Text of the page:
For years it was widely considered a massive, government-sanctioned rip-off of home-mortgage borrowers. Then it was banned by the Consumer Financial Protection Bureau. And now it’s the subject of class-action suits that accuse four large banks of illegally collecting millions of dollars in excess mortgage-interest payments from their customers.The source of all the controversy: The Federal Housing Administration’s long-time policy of allowing banks to charge homeowners a full month’s worth of interest when they went to pay off their FHA-insured loans — even after they had paid back all the principal they owed.To illustrate: Say you were preparing to pay off your mortgage balance in full on May 3. Under the government’s policy, lenders were permitted to charge you interest on the paid balance though May 31, collecting it at the closing May 3. It was the equivalent of being charged for a full tank of gas, even though all you pumped was three gallons.The official rationale for the controversial policy was that mortgage-bond investors expected full months’ worth of interest payments on FHA loans, not partial payments.
By Kenneth R. Harney April 13, 2016
Among the grounds for new lawsuits that class-action lawyers routinely troll are regulations from the Federal Housing Authority (FHA) and the U.S. Department of Housing & Urban Development (HUD). Over time, those grounds have only grown more fertile for class actions.For example, a recent decision from a federal court in Florida affirmed that FHA regulations are as potent as ever in terms of spawning possible class liability. In the case, Dorado v. Bank of America (PDF), the borrower sued over a procedure that has been extinct for several years: the charging interest for the period after a mortgage has been completely paid off. That practice, which the FHA used to allow under certain circumstances, has since been banned for FHA loans.In Dorado, Bank of America tried to persuade the court that there are some circumstances in which FHA regulations will not serve as bases for a cause of action, in various suits over money for instance. The court rejected that argument, holding that prior California cases that suggest that were not persuasive or controlling.What is a conscientious mortgage lender (or servicer) to do? Of course, the obvious answer is to make compliance with FHA regulations as high a priority as anything. Regulations tend to be highly technical and easily translatable into “gotcha” violations. In Dorado, for example, the borrower claimed that Bank of America failed to use the correct form to tell her about post-payment interest.Another option is to inform borrowers about changes in FHA or other federal regulations that could impact their mortgage. By doing that, a lender or servicer can likely trigger the running of the applicable statute of limitations. If that occurs, and no lawsuit is filed during the limitations period, then the possible exposure has probably been dramatically reduced, if not completely eliminated.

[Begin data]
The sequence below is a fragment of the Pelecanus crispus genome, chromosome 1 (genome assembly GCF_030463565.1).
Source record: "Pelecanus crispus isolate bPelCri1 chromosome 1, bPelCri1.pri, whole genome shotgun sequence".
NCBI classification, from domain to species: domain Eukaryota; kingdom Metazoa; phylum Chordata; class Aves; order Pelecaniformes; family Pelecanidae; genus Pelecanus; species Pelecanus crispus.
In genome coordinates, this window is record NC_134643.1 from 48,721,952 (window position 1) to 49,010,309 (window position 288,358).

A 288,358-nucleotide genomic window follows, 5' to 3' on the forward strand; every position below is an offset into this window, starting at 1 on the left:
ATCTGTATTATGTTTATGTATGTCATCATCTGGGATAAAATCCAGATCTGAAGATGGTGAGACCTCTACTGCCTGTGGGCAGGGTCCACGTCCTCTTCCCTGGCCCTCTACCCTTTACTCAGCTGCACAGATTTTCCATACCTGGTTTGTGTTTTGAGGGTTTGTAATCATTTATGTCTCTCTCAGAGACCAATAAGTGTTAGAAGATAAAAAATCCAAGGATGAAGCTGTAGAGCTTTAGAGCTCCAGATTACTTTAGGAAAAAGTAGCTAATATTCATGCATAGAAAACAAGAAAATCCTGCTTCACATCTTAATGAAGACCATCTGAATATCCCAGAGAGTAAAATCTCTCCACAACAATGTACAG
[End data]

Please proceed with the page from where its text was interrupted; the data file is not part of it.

By Derek Diaz on September 5, 2016
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